Win  HasemanChris Haseman TKO (lost points) RINGS - World Title Series Grand Final 02002-02-15 15 February
2002 1 2:50  Kanagawa, Japan
Win  HasdellLee Hasdell Submission (guillotine choke) RINGS - World Title Series 5 02001-12-21 21 December 2001
1 4:10  Kanagawa, Japan
Win  YanagisawaRyushi Yanagisawa Decision (unanimous) RINGS - World Title Series 4 02001-10-20 20 October
2001 3 5:00  Tokyo, Japan
Win  SobralRenato Sobral Decision (unanimous) RINGS - 10th Anniversary 02001-08-11 11 August 2001 2 5:00  
Tokyo, Japan
Win  SchallKerry Schall Submission (armbar) RINGS - World Title Series 1 02001-04-20 20 April 2001 1 1:47  Tokyo,
Win  ApostolovMihail Apostolov Submission (rear naked choke) RINGS Russia - Russia vs. Bulgaria 02001-04-06 6
April 2001 1 1:03  Ekaterinburg, Russia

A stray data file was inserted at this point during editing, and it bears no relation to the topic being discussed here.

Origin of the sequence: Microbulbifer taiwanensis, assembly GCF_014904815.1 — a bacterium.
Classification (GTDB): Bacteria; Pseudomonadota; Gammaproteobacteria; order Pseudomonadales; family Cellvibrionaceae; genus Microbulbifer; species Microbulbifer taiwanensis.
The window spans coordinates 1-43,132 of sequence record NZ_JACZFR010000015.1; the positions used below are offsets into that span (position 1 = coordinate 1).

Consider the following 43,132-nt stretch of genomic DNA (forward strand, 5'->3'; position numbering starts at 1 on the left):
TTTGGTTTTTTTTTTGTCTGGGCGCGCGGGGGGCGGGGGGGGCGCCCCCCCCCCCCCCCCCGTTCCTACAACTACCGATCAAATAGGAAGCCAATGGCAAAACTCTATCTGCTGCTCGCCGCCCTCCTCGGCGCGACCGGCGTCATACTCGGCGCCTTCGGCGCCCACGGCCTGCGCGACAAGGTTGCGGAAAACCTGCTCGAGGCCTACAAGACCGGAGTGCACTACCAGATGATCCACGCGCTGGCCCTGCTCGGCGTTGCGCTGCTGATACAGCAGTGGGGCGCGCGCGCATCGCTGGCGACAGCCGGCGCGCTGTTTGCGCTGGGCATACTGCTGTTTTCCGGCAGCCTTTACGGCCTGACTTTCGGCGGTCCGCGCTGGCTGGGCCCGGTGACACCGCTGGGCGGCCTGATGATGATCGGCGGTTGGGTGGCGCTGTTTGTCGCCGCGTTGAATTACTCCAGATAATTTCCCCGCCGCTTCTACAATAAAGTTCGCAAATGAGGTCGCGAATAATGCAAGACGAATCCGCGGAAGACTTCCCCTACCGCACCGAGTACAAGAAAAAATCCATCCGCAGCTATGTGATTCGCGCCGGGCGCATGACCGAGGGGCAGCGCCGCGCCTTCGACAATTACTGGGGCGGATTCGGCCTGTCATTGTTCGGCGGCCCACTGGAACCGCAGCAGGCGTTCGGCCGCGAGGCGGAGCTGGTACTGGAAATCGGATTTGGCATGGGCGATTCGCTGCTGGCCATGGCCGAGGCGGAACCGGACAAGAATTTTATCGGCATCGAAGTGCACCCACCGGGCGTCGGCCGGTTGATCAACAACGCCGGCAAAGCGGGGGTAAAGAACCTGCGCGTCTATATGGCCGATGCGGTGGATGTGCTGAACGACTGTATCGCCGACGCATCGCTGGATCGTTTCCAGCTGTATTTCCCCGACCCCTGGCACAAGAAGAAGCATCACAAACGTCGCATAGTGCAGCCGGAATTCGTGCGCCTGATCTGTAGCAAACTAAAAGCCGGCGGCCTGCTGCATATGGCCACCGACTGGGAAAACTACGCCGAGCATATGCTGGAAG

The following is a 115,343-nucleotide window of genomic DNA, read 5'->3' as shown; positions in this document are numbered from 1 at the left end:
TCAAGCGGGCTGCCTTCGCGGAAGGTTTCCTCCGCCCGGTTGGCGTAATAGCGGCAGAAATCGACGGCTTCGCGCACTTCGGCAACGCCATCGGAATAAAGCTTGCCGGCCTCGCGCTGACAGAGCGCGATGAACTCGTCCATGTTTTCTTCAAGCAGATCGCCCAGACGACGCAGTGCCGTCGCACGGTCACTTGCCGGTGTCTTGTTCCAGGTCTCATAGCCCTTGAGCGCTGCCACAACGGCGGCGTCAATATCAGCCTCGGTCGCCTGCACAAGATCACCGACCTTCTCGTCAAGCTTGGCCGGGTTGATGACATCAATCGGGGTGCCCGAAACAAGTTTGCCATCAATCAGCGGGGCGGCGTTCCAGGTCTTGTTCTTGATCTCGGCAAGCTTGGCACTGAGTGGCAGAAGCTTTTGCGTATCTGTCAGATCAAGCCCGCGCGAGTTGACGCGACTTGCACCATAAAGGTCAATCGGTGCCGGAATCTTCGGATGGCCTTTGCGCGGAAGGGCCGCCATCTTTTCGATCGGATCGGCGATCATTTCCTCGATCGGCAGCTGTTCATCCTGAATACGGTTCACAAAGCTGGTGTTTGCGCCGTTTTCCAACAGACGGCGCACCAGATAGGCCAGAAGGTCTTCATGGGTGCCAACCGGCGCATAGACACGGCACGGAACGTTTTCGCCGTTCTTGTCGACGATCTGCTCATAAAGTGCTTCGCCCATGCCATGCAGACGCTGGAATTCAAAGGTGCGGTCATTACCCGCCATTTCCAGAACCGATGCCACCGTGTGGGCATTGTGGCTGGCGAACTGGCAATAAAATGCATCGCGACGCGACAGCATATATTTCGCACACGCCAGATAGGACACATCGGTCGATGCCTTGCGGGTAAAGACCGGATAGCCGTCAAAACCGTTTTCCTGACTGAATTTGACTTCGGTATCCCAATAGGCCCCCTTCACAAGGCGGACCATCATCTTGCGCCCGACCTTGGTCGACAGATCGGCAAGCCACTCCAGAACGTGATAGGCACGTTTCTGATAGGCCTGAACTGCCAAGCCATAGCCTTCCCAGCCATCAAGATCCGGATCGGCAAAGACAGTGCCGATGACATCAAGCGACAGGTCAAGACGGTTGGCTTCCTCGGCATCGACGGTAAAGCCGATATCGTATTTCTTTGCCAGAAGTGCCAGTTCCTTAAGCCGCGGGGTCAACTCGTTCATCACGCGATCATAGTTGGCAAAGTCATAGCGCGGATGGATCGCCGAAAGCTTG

xLoss  Kohsaka 1Tsuyoshi Kohsaka TKO (cut) RINGS - King of Kings 2000 Block B 02000-12-22 22 December 2000
1 0:17  Osaka, Japan
Win  AronaRicardo Arona Decision (unanimous) RINGS - King of Kings 2000 Block B 02000-12-21 21 December
2000December 22, 2000 3 5:00  Osaka, Japan
Win  TakadaHiroya Takada KO (punches) RINGS - Battle Genesis Vol. 6 02000-09-05 5 September 2000 1 0:12  
Tokyo, Japan
Win  LagvilavaLevon Lagvilava Submission (choke) RINGS - Russia vs. Georgia 02000-08-16 16 August 2000 1 7:
24  Tula, Russia
Win[7]  LazarevMartin Lazarev Submission (guillotine choke) RINGS - ? 01900-01-01 1 January 19002000[1] 1 2:24  
Ekaterinburg, Russia

Championships and accomplishments

Mixed martial arts
Status Date Championship Weight Location
Champion July 19, 2008 - present WAMMA World Heavyweight Championship Heavyweight  Anaheim, California, USA